9. Bring it Back (Mates of State, 2006) Mates of State are better than the White Stripes not because they are less popular but because they don’t care. They create music filled with harmonies that are always in good spirits, but without lying to us about the ugliness of the world either.
8. Lesser Matters (The Radio Dept., 2003) Remember that childhood habit of singing in front of an electric fan in full speed, and enjoying the sound that comes out of it, like alien noises or trapped spirits in chorus. Oh how we spend lazy afternoons just doing that. The Radio Dept. sound just like that, only theirs is lyrical, melodious, and polished. It’s twee the way twee should be: dainty, fragile, and almost shivery, but beautiful nevertheless. Lesser Matters is light but not lightweight, sun-dappled but not too sunny, and all its tracks are refreshing like ice-cold glee.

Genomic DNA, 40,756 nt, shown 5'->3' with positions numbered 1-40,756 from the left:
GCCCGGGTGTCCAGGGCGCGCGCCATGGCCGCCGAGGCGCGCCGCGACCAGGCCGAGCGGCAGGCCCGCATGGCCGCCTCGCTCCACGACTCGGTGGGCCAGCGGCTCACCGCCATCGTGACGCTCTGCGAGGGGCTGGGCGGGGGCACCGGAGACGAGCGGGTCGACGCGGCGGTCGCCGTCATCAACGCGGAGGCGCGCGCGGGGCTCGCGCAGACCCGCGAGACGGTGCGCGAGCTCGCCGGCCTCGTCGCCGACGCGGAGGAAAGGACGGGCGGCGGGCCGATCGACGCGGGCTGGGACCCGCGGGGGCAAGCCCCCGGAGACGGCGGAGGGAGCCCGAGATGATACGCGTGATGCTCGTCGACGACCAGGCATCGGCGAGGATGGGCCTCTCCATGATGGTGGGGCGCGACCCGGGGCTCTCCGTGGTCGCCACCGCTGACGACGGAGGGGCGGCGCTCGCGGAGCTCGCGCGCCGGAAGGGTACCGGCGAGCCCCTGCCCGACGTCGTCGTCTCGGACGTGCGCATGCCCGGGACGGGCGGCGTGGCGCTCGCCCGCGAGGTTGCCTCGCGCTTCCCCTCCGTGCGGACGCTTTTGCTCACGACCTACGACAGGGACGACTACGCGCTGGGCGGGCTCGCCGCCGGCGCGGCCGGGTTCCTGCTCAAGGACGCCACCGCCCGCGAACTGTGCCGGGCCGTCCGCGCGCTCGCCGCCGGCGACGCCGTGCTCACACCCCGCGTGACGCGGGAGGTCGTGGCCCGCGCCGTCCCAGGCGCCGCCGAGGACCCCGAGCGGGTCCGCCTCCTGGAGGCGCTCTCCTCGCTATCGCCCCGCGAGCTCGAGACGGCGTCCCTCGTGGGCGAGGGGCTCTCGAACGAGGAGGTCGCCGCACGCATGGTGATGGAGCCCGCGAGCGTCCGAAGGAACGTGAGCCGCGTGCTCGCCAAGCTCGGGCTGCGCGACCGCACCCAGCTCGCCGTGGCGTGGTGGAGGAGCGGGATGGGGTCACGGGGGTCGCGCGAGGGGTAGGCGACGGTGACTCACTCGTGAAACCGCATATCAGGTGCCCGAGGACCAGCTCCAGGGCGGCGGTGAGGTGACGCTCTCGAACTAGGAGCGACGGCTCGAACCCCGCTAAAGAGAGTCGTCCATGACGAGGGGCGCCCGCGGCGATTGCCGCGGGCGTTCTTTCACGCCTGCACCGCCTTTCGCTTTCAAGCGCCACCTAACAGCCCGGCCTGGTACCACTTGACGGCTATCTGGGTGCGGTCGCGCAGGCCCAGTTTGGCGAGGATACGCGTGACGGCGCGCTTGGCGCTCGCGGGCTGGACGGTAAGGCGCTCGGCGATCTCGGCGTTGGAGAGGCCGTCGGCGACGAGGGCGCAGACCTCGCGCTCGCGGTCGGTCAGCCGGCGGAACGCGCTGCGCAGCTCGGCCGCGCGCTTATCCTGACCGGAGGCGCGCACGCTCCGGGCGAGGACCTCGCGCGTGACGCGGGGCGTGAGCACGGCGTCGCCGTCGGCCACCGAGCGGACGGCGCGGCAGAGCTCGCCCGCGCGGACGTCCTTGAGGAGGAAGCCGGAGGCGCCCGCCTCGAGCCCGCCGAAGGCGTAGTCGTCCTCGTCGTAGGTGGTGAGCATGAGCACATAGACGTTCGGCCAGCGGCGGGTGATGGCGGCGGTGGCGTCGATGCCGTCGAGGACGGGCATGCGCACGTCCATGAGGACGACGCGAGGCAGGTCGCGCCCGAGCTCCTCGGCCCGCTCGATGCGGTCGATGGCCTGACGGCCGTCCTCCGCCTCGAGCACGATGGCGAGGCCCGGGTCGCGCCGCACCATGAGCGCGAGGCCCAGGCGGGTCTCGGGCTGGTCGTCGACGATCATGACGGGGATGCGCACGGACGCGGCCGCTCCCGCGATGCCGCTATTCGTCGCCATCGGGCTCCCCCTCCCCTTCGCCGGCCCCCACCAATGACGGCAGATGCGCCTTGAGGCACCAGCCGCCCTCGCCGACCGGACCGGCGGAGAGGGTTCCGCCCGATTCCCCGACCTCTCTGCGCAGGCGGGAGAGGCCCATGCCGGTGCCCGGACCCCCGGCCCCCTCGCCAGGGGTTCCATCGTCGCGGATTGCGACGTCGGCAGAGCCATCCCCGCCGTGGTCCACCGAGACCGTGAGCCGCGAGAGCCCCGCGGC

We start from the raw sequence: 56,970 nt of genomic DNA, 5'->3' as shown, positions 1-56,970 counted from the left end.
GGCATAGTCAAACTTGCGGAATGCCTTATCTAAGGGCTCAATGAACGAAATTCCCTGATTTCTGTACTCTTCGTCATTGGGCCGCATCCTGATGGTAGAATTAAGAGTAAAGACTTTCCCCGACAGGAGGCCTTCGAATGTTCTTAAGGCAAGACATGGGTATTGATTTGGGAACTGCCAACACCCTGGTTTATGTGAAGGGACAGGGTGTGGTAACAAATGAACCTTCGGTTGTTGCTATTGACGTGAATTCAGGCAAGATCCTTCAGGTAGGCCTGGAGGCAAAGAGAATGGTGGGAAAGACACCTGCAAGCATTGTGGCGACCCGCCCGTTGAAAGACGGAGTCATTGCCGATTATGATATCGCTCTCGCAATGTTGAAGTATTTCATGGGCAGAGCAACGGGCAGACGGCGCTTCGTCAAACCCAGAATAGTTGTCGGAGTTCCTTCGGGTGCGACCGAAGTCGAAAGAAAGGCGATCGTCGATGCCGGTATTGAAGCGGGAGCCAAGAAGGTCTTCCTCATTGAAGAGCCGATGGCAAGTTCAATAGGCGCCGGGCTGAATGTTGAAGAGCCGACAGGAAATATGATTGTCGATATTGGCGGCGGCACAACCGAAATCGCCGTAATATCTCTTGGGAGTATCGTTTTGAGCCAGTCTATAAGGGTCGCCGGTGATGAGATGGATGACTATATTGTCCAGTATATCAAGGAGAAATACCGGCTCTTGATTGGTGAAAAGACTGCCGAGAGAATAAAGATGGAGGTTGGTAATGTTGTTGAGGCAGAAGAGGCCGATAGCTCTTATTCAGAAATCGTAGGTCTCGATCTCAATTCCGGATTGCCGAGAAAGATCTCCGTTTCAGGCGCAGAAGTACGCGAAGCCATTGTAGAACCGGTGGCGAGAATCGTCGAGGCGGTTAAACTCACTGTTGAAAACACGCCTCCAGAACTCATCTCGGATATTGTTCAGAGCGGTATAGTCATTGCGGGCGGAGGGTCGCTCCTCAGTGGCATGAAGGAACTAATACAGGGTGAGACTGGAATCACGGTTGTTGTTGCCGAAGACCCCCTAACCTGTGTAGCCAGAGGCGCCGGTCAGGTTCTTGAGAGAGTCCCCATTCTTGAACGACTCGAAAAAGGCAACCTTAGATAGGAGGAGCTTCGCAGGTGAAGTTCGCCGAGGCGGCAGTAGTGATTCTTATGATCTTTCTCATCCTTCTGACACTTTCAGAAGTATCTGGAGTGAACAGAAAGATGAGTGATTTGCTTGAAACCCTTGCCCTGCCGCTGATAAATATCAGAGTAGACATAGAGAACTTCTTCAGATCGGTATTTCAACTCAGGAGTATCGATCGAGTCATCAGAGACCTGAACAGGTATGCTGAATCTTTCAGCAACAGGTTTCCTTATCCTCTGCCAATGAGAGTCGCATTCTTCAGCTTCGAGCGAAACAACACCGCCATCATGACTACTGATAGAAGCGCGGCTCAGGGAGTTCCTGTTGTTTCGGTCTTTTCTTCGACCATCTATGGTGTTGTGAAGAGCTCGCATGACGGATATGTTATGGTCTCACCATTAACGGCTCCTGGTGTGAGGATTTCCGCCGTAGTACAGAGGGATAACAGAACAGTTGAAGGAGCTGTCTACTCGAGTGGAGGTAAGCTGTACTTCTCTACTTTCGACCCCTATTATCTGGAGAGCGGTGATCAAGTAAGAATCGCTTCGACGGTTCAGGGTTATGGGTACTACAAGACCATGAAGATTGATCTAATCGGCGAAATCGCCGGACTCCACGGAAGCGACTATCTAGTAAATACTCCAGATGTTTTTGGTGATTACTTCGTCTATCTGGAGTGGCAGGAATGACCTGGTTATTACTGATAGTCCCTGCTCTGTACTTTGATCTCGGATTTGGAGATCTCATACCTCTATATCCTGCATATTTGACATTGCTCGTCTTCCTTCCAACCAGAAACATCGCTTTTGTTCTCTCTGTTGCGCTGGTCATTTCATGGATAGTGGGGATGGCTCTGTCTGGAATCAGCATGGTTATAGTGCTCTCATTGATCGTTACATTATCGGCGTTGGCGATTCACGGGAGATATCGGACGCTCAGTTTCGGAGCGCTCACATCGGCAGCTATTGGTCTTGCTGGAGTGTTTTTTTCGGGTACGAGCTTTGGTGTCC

7. Sound of Silver (LCD Soundsystem, 2007) “Sound of silver talk to me, makes you want to feel like a teenager, until you remember the feelings of, a real life emotion of teenager, then you think again.” James Murphy sings these words to me while in fact I am no longer a teenager, but he still makes me feel like one. A dance album that does not only leave me dancing, it also leaves me in a state of unexplained giddiness that I end up wailing the way an Air Supply song does.
6. Silver Series (Donna Cruz, 2006) Quite possibly the greatest pop star of her time (although she barely made it there) and on a par with Nora Aunor and Vilma Santos in their musical heyday, Donna Cruz is more relished now when she is no longer active. And that’s the test of greatness, I think, feeling the loss when the career is no longer there, fumbling only with the crumbs left of it. Still, in my wildest dreams, I picture a Donna Cruz comeback, and in them she sings all these songs, never waning, divine and garish, guesting in an old noontime show. I always get this feeling that she’s like J.D. Salinger, stopping when she’s at the peak, but not regretting it in the slightest. A legacy untarnished until now.